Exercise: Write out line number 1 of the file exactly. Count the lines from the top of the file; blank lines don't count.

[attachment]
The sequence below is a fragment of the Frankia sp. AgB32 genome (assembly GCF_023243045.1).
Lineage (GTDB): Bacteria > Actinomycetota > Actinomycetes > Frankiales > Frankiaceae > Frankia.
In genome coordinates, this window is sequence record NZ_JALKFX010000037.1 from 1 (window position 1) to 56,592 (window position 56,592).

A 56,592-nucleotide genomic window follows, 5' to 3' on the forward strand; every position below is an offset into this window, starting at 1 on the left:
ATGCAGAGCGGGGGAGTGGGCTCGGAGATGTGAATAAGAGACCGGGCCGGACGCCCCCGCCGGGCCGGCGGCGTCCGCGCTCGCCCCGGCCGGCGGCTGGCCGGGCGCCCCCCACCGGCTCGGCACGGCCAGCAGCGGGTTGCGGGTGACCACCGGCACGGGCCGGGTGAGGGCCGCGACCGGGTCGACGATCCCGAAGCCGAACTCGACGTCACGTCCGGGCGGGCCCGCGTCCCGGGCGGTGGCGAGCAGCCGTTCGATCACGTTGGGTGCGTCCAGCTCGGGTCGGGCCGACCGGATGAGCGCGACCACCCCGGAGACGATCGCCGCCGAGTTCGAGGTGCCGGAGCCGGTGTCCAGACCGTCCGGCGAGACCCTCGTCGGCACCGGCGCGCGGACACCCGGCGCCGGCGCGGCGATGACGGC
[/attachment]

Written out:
The sequence below is a fragment of the Frankia sp. AgB32 genome (assembly GCF_023243045.1).